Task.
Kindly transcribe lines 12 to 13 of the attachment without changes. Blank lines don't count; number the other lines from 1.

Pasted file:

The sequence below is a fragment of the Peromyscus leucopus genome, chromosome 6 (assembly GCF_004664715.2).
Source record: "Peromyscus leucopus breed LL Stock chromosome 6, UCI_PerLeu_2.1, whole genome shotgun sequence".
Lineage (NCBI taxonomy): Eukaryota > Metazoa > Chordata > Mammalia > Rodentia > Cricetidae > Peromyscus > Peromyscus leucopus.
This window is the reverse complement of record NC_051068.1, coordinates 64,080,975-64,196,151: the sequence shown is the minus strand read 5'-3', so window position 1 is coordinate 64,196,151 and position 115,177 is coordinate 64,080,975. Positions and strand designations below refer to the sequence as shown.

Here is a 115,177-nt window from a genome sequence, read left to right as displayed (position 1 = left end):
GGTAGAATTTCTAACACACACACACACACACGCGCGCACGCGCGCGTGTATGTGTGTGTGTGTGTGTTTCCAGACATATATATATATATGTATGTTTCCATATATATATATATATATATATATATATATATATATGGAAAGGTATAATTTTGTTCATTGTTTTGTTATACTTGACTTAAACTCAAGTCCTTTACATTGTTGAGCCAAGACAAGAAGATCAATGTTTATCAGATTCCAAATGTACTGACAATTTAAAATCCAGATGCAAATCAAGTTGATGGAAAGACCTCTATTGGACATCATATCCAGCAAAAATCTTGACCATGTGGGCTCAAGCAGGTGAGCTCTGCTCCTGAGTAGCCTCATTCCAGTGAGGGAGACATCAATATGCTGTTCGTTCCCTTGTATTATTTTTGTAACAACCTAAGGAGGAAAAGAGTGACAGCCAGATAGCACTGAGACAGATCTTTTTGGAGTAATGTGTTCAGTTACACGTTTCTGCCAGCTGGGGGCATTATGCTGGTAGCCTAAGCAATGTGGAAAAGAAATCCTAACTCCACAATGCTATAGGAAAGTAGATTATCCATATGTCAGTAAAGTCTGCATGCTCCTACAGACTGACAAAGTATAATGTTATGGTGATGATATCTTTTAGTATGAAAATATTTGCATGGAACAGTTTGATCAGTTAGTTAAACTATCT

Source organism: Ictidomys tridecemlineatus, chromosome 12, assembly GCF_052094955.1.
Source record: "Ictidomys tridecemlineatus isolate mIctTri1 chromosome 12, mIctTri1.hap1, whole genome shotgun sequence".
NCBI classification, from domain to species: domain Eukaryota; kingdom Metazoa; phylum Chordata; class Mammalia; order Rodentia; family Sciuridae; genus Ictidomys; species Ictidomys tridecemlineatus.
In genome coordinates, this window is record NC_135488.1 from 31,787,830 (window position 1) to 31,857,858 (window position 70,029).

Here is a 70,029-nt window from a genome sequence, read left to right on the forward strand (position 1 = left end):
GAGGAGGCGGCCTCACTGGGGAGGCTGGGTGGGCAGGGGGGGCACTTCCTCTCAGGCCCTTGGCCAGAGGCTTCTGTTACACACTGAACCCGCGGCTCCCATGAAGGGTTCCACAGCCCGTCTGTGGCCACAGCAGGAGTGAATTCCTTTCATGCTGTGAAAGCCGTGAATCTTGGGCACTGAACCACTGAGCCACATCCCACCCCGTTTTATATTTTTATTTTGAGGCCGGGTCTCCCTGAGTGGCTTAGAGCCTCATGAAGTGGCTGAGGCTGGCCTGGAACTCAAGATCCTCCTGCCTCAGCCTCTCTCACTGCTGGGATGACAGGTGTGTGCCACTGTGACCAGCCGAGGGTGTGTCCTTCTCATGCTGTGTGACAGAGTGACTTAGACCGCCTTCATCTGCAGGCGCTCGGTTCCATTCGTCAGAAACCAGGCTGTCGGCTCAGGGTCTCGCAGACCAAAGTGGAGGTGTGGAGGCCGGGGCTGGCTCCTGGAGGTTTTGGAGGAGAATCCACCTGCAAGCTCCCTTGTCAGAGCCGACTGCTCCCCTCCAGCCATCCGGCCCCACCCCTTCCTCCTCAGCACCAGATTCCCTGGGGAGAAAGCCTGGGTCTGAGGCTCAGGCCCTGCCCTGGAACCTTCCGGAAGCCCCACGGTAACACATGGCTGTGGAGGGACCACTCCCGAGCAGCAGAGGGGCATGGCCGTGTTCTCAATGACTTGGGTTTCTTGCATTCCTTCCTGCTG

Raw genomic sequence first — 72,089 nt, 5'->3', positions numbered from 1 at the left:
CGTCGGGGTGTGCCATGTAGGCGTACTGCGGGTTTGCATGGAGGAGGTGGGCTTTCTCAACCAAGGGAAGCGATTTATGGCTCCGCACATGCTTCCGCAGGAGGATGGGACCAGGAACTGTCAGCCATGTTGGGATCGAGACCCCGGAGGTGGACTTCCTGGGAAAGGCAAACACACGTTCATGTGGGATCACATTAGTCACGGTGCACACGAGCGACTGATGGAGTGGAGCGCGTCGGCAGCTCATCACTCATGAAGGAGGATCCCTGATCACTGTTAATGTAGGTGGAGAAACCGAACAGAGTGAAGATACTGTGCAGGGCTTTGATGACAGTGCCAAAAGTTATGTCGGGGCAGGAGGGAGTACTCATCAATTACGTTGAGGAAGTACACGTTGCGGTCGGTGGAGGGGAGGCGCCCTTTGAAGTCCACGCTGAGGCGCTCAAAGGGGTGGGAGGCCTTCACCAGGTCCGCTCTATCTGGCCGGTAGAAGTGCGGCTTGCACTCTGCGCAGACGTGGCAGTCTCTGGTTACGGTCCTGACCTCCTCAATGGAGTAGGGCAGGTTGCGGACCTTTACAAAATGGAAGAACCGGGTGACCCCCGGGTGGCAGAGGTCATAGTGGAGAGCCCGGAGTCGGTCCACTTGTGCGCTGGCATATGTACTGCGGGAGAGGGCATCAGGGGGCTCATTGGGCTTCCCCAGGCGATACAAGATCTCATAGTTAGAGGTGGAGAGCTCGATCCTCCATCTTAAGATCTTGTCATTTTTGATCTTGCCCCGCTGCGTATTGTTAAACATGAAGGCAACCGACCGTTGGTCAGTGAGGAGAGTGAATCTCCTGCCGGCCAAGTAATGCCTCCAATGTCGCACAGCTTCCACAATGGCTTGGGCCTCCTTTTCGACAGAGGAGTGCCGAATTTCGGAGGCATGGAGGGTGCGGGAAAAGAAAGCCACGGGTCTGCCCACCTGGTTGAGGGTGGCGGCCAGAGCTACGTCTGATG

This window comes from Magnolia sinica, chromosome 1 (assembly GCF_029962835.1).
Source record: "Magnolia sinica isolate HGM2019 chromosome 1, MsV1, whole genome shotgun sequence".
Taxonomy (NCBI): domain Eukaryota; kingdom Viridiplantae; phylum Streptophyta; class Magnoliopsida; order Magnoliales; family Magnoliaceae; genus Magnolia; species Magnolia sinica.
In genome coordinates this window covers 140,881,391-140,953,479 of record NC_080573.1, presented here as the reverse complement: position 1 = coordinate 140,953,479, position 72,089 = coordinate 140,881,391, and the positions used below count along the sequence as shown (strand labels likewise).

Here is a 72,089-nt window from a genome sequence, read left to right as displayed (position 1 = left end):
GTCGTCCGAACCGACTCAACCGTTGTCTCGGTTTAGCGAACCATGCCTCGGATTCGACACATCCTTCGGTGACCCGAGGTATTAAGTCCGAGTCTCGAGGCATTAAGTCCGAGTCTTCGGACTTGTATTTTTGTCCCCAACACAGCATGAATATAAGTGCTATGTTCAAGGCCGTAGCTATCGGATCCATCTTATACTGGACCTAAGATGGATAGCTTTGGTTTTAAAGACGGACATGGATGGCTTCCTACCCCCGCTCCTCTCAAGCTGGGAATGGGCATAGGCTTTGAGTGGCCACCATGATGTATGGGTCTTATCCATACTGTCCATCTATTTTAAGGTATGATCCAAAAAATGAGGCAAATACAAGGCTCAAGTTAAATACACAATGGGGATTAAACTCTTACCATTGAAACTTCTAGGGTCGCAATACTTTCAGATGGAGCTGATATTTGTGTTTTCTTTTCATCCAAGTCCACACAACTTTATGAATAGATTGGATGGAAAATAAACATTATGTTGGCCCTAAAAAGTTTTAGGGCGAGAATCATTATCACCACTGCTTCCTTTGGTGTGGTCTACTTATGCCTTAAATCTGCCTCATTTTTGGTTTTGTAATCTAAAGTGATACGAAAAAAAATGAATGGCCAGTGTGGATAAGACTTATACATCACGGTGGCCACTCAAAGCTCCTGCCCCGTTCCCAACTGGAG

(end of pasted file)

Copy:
GAGGAGGCGGCCTCACTGGGGAGGCTGGGTGGGCAGGGGGGGCACTTCCTCTCAGGCCCTTGGCCAGAGGCTTCTGTTACACACTGAACCCGCGGCTCCCATGAAGGGTTCCACAGCCCGTCTGTGGCCACAGCAGGAGTGAATTCCTTTCATGCTGTGAAAGCCGTGAATCTTGGGCACTGAACCACTGAGCCACATCCCACCCCGTTTTATATTTTTATTTTGAGGCCGGGTCTCCCTGAGTGGCTTAGAGCCTCATGAAGTGGCTGAGGCTGGCCTGGAACTCAAGATCCTCCTGCCTCAGCCTCTCTCACTGCTGGGATGACAGGTGTGTGCCACTGTGACCAGCCGAGGGTGTGTCCTTCTCATGCTGTGTGACAGAGTGACTTAGACCGCCTTCATCTGCAGGCGCTCGGTTCCATTCGTCAGAAACCAGGCTGTCGGCTCAGGGTCTCGCAGACCAAAGTGGAGGTGTGGAGGCCGGGGCTGGCTCCTGGAGGTTTTGGAGGAGAATCCACCTGCAAGCTCCCTTGTCAGAGCCGACTGCTCCCCTCCAGCCATCCGGCCCCACCCCTTCCTCCTCAGCACCAGATTCCCTGGGGAGAAAGCCTGGGTCTGAGGCTCAGGCCCTGCCCTGGAACCTTCCGGAAGCCCCACGGTAACACATGGCTGTGGAGGGACCACTCCCGAGCAGCAGAGGGGCATGGCCGTGTTCTCAATGACTTGGGTTTCTTGCATTCCTTCCTGCTG

Raw genomic sequence first — 72,089 nt, 5'->3', positions numbered from 1 at the left: